The crisis in Zamboanga City, which started last week when about 200 armed men belonging to the Moro National Liberation Front took over five barangays and declared their quest for an independent Moro state, acquired a personal dimension when I learned that a colleague’s son was among those held hostage and used as human shield by the MNLF. The boy is in Zamboanga City to study for his college degree and was living in a dormitory in one of the five barangays. He is barely 17 years old. As a result, we are monitoring the Zamboanga crisis with a little more concern than most - we’re not just praying for a quick resolution to the standoff, we’re also praying for the safety of the hostages. Above all else, we are praying for lasting peace in Mindanao.
Unfortunately, it seems we compose a minority. Most just want the crisis to end already. I’ve been in several discussions where most everyone present expressed annoyance over this latest interruption of our supposed march to a better Philippines. I can understand why and how business and industry tend to view the crisis as a nuisance that needs to be dealt with quickly and drastically; Zamboanga is the sixth largest city in the country and is a major component of the Mindanao economy. The city has been virtually shut down since last week and the losses to business on a daily basis is staggering.
I’ve met people who seem to think that the Aquino administration is not being decisive enough, that the situation should be dealt with in a more resolute manner; in other words, government should storm the five barangays in Zamboanga City with guns blazing and kill all the insurgents in one sweep. My default reaction to this kind of assertion is to tell the person to stop watching too many action movies. That kind of conflict resolution is only achieved with any level of success in the movies of Bruce Willis and Sylvestre Stallone. But, alas, there seem to be too many people who subscribe to the “end it now,whatever it takes” course of action despite the fact that there are just too many civilian lives who could potentially become collateral damage and the fact that there is actually a wider context to the conflict. The Zamboanga crisis has its roots on the decades-long problems of Mindanao.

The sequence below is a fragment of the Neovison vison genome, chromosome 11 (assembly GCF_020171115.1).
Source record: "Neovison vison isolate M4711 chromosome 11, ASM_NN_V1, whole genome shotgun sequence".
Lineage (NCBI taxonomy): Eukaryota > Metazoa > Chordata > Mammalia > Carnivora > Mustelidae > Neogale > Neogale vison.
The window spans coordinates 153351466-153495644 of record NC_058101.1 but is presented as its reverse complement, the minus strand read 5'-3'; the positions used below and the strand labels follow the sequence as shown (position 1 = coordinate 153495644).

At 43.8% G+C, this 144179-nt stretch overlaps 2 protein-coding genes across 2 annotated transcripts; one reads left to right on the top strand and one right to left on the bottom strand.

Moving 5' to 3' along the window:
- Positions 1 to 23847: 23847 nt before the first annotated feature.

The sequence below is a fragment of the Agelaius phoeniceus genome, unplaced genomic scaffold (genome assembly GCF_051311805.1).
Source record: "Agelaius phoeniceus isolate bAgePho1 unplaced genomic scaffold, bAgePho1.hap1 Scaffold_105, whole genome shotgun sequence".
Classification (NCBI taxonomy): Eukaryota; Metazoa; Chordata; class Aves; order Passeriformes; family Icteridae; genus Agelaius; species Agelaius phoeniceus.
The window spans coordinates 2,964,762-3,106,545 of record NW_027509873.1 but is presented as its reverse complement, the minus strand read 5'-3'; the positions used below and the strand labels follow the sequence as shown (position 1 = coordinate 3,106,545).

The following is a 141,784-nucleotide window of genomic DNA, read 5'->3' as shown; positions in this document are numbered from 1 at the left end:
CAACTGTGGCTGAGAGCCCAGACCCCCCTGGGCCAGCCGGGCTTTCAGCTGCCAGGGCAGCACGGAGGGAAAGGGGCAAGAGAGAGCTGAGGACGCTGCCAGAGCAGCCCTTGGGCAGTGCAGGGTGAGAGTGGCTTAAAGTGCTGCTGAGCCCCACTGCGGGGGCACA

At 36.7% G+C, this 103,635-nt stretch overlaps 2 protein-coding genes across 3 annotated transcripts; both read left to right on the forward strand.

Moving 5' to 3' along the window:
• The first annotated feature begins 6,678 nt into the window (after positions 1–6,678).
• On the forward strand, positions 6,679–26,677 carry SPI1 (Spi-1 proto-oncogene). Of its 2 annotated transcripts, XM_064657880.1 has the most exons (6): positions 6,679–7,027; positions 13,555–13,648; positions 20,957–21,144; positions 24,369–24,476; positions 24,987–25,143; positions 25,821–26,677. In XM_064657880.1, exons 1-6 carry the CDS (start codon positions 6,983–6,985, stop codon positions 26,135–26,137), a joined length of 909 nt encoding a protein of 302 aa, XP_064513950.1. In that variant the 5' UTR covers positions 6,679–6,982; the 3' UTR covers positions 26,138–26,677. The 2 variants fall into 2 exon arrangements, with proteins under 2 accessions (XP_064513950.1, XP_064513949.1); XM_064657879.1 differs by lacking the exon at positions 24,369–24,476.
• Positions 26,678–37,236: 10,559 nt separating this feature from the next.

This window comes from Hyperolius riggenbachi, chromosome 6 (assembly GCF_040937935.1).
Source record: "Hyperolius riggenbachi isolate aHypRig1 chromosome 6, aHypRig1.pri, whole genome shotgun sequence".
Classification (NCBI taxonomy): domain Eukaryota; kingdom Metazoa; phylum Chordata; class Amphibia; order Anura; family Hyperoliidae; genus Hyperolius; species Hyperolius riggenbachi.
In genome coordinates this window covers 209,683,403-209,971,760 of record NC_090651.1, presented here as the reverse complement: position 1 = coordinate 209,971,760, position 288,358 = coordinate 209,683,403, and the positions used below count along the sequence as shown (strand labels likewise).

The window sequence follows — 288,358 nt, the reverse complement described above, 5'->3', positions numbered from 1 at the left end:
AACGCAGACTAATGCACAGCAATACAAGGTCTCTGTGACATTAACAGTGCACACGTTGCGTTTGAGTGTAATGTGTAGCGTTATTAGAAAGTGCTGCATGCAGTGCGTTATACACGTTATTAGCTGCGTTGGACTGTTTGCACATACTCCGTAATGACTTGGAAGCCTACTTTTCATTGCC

Anyone who is still thinking straight should then easily figure out that the Zamboanga crisis is not going to be resolved with a purely military solution. Government troops may, by some stroke of luck, be able to end the current standoff in Zamboanga, but it will not guarantee an end to the crisis. As what happened in Syria, a totalitarian approach to end an uprising can have disastrous long-term consequences. A purely military solution increases the probability of expanding the crisis to other places in Mindanao. As it is, there are now speculations that other breakaway groups of the MNLF and the Moro Islamic Liberation Front are preparing to get into the act to achieve visibility and consequently invite participation into the ongoing peace negotiations between the Philippine government and the MILF.
While it may seem as if the 200 armed insurgents in Zamboanga are mere recalcitrant renegades who are virtually a lost command, we must recognize that they are not isolated ideologically and religiously. Nur Misuari and his men may have already been marginalized politically by the current government, but when push comes to shove, the larger context of the Mindanao struggle involves all muslims in Mindanao. The protracted war in Mindanao has continued precisely because we have not been as successful in pursuing a more comprehensive approach to the problems.
Of course politics and the presence of too many breakaway groups have further muddled the issues but let is not forget that the problem in Mindanao is first of all economic and social. Unless we are able to address the problems of poverty, discrimination, inequity, injustice, etc, crises such as the current one in Zamboanga will continue to recur. Lest people have forgotten, the current crisis in Zamboanga is actually a repeat of a similar caper pulled by Nur Misuari in 2001 when he was ousted as chairman of the MNLF. Back then, MNLF forces held hostage residents of several barangays until they were allowed to escape.
So while our soldiers are preparing to launch an annihilatory solution to the crisis in Zamboanga, let’s all remember that while we may be annoyed by having to witness the crisis in the comfort of our living rooms, millions of people in Mindanao actually live the crisis. The crisis is complicated and there is more to it than meets the eye so let’s all be patient as the government search for more ways to bring permanent and lasting peace in Mindanao.